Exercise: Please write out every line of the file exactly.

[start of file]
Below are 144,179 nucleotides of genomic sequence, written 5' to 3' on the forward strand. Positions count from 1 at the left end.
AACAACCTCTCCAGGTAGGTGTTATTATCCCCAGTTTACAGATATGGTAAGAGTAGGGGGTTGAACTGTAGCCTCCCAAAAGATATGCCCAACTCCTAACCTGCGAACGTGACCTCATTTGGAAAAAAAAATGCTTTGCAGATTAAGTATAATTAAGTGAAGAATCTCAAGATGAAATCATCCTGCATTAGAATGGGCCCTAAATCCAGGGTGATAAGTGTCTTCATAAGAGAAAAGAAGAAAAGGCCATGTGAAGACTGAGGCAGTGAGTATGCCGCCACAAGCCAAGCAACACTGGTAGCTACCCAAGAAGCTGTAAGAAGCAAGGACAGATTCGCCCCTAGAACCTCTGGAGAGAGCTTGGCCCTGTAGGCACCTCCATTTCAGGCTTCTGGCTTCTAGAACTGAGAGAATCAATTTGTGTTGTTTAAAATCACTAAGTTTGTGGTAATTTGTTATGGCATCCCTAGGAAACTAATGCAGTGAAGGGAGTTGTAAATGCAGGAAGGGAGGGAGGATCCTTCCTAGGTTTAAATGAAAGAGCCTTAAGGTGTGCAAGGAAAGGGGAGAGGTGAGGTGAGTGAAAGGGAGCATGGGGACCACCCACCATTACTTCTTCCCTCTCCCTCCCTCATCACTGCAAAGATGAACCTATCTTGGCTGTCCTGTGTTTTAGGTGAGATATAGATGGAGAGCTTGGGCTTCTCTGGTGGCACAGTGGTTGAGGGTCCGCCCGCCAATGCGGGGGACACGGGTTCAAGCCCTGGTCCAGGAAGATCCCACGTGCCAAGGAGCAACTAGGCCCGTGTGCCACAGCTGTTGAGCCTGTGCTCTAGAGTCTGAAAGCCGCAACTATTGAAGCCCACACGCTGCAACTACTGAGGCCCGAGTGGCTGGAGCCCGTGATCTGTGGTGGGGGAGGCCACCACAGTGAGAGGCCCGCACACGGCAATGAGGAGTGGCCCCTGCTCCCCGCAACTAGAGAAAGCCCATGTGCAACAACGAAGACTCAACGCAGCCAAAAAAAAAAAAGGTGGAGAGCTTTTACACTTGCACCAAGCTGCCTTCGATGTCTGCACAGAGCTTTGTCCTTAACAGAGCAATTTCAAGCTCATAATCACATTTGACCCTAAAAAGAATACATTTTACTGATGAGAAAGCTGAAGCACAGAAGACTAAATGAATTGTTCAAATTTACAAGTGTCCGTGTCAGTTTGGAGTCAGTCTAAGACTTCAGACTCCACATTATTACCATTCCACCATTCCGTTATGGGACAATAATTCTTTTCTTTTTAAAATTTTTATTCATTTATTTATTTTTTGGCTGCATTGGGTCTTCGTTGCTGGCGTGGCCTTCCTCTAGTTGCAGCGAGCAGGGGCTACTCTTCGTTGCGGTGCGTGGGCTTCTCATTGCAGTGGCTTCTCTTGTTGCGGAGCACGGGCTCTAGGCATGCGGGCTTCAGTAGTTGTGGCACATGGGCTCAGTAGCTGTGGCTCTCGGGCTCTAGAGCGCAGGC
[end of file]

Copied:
Below are 144,179 nucleotides of genomic sequence, written 5' to 3' on the forward strand. Positions count from 1 at the left end.
AACAACCTCTCCAGGTAGGTGTTATTATCCCCAGTTTACAGATATGGTAAGAGTAGGGGGTTGAACTGTAGCCTCCCAAAAGATATGCCCAACTCCTAACCTGCGAACGTGACCTCATTTGGAAAAAAAAATGCTTTGCAGATTAAGTATAATTAAGTGAAGAATCTCAAGATGAAATCATCCTGCATTAGAATGGGCCCTAAATCCAGGGTGATAAGTGTCTTCATAAGAGAAAAGAAGAAAAGGCCATGTGAAGACTGAGGCAGTGAGTATGCCGCCACAAGCCAAGCAACACTGGTAGCTACCCAAGAAGCTGTAAGAAGCAAGGACAGATTCGCCCCTAGAACCTCTGGAGAGAGCTTGGCCCTGTAGGCACCTCCATTTCAGGCTTCTGGCTTCTAGAACTGAGAGAATCAATTTGTGTTGTTTAAAATCACTAAGTTTGTGGTAATTTGTTATGGCATCCCTAGGAAACTAATGCAGTGAAGGGAGTTGTAAATGCAGGAAGGGAGGGAGGATCCTTCCTAGGTTTAAATGAAAGAGCCTTAAGGTGTGCAAGGAAAGGGGAGAGGTGAGGTGAGTGAAAGGGAGCATGGGGACCACCCACCATTACTTCTTCCCTCTCCCTCCCTCATCACTGCAAAGATGAACCTATCTTGGCTGTCCTGTGTTTTAGGTGAGATATAGATGGAGAGCTTGGGCTTCTCTGGTGGCACAGTGGTTGAGGGTCCGCCCGCCAATGCGGGGGACACGGGTTCAAGCCCTGGTCCAGGAAGATCCCACGTGCCAAGGAGCAACTAGGCCCGTGTGCCACAGCTGTTGAGCCTGTGCTCTAGAGTCTGAAAGCCGCAACTATTGAAGCCCACACGCTGCAACTACTGAGGCCCGAGTGGCTGGAGCCCGTGATCTGTGGTGGGGGAGGCCACCACAGTGAGAGGCCCGCACACGGCAATGAGGAGTGGCCCCTGCTCCCCGCAACTAGAGAAAGCCCATGTGCAACAACGAAGACTCAACGCAGCCAAAAAAAAAAAAGGTGGAGAGCTTTTACACTTGCACCAAGCTGCCTTCGATGTCTGCACAGAGCTTTGTCCTTAACAGAGCAATTTCAAGCTCATAATCACATTTGACCCTAAAAAGAATACATTTTACTGATGAGAAAGCTGAAGCACAGAAGACTAAATGAATTGTTCAAATTTACAAGTGTCCGTGTCAGTTTGGAGTCAGTCTAAGACTTCAGACTCCACATTATTACCATTCCACCATTCCGTTATGGGACAATAATTCTTTTCTTTTTAAAATTTTTATTCATTTATTTATTTTTTGGCTGCATTGGGTCTTCGTTGCTGGCGTGGCCTTCCTCTAGTTGCAGCGAGCAGGGGCTACTCTTCGTTGCGGTGCGTGGGCTTCTCATTGCAGTGGCTTCTCTTGTTGCGGAGCACGGGCTCTAGGCATGCGGGCTTCAGTAGTTGTGGCACATGGGCTCAGTAGCTGTGGCTCTCGGGCTCTAGAGCGCAGGC